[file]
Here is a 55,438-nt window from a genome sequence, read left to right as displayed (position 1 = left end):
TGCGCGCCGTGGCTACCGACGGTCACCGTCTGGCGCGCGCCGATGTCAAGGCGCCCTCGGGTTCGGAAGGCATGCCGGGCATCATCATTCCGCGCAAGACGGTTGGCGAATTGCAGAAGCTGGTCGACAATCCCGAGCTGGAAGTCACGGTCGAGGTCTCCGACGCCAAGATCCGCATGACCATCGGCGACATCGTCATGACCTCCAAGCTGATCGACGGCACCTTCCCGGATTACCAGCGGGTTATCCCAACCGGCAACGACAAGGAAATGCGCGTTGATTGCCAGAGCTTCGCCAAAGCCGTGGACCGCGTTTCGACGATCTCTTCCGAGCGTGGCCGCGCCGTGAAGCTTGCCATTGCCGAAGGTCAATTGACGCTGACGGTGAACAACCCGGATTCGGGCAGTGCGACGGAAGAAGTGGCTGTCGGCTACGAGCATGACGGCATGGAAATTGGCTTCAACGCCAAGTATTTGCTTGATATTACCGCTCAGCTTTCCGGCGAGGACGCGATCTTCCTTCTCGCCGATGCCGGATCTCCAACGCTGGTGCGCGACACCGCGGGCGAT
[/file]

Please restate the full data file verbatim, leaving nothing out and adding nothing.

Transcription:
Here is a 55,438-nt window from a genome sequence, read left to right as displayed (position 1 = left end):
TGCGCGCCGTGGCTACCGACGGTCACCGTCTGGCGCGCGCCGATGTCAAGGCGCCCTCGGGTTCGGAAGGCATGCCGGGCATCATCATTCCGCGCAAGACGGTTGGCGAATTGCAGAAGCTGGTCGACAATCCCGAGCTGGAAGTCACGGTCGAGGTCTCCGACGCCAAGATCCGCATGACCATCGGCGACATCGTCATGACCTCCAAGCTGATCGACGGCACCTTCCCGGATTACCAGCGGGTTATCCCAACCGGCAACGACAAGGAAATGCGCGTTGATTGCCAGAGCTTCGCCAAAGCCGTGGACCGCGTTTCGACGATCTCTTCCGAGCGTGGCCGCGCCGTGAAGCTTGCCATTGCCGAAGGTCAATTGACGCTGACGGTGAACAACCCGGATTCGGGCAGTGCGACGGAAGAAGTGGCTGTCGGCTACGAGCATGACGGCATGGAAATTGGCTTCAACGCCAAGTATTTGCTTGATATTACCGCTCAGCTTTCCGGCGAGGACGCGATCTTCCTTCTCGCCGATGCCGGATCTCCAACGCTGGTGCGCGACACCGCGGGCGAT